The Free Market Meets its Match

You would have thought it was Hugo Chavez nationalizing oil fields, the way the Montgomery real estate community reacted to news David Bronner was investing state pension funds in the development of commercial office buildings in the capitol city.

“That’s not a passive investment, and it’s against the law. It’s unheard of for a public pension fund to be actively involved in buying and improving land, ” steamed Montgomery real estate kingpin Aaron Aronov.

Reporter Peggy Roberts chronicled this Goat Hill dustup in our October 1989 issue of Business Alabama, “Bronner Ramrods RSA into Office Development.”

The state was spending $4 million a year to lease office space in privately owned buildings around the city. Aronov Associates took in $1.8 million of that total.

Threatening to implode the downtown commercial market was the Retirement Systems of Alabama CEO’s proposal, to plunge $50 million in two high-rise office buildings and parking decks on land he had assembled for $2.6 million in the center of the capitol city government complex. Not only would the buildings suck up state offices, there would be plenty of space left over for private sector tenants.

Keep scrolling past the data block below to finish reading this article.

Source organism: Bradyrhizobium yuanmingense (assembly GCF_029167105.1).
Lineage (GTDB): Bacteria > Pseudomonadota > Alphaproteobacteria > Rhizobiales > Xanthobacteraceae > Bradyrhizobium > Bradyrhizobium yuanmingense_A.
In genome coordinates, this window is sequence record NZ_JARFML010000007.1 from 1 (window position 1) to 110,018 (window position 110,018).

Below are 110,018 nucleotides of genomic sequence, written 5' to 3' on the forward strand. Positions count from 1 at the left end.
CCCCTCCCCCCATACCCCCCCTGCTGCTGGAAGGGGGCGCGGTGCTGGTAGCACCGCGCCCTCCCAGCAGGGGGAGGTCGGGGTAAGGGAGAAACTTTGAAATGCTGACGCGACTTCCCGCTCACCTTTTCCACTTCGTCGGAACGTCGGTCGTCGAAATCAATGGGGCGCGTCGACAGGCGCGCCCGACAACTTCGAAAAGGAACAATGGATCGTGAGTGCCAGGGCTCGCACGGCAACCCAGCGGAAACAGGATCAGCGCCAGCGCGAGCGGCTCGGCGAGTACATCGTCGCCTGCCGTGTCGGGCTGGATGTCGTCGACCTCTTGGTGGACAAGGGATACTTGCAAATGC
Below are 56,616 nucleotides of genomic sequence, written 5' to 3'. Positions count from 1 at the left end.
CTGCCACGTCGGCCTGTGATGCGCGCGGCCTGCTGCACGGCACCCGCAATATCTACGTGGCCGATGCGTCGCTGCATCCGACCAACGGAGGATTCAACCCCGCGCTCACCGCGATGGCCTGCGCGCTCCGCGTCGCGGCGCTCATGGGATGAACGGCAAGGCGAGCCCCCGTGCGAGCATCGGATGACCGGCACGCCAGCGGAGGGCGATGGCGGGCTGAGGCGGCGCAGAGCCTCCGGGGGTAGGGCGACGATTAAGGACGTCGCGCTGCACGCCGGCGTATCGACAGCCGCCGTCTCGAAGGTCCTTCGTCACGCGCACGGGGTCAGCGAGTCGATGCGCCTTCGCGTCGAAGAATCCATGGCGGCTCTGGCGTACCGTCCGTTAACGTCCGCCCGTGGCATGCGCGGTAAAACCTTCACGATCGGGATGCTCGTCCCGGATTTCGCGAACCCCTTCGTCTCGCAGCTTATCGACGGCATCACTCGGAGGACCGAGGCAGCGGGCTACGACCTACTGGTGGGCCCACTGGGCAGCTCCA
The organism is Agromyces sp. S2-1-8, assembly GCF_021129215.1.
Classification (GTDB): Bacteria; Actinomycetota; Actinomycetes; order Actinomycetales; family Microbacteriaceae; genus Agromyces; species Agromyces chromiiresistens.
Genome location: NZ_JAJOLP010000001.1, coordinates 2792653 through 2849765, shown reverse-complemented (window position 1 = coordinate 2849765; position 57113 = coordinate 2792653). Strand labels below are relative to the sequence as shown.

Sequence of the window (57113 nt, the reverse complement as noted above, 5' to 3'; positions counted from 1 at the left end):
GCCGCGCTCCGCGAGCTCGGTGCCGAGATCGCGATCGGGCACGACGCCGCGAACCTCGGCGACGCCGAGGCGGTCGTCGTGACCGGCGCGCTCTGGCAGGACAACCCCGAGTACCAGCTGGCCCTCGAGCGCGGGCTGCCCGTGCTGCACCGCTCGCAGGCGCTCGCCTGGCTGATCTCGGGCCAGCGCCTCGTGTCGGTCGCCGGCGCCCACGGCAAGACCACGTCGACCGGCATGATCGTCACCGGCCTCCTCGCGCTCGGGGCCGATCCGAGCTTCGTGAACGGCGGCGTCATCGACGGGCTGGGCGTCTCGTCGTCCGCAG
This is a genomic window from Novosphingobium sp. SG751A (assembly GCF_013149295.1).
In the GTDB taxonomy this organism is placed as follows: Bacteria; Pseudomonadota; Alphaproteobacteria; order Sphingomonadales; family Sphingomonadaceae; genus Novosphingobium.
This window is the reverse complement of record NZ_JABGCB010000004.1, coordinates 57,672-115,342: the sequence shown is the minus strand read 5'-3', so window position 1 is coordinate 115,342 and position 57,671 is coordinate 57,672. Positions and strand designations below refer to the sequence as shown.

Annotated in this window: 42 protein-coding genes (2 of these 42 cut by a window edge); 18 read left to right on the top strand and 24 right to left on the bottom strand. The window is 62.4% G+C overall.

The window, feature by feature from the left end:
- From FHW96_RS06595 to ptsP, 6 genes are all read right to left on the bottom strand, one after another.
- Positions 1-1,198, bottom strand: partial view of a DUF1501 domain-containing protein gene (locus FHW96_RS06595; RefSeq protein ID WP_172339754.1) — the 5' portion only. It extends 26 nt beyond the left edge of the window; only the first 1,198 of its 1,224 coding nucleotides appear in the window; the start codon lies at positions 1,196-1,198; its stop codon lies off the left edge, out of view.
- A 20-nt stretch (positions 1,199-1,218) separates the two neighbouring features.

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Aronov said he attended a meeting of real estate honchos, called by Business Council of Alabama President Winton Blount III, reaching the consensus that Bronner was “invading territory he had no right to invade.” But he declined to say what they agreed to do about it.

Montgomery architect and property owner Charles Humphries said there was another meeting—to which he was invited but declined—where a “larger group of property owners who lease to state agencies met to discuss how they might fend off the competition, ” Roberts wrote. Aronov denied he called such a meeting. “I have better sense than that, ” he said.

Meeting to fix the market for public office space might be flatly against the law. But investing state pension funds in real estate development was flatly not against the law, said Bronner.

His venture never was challenged in the courts, and, as they say, the rest is history. 

By Chris McFadyen

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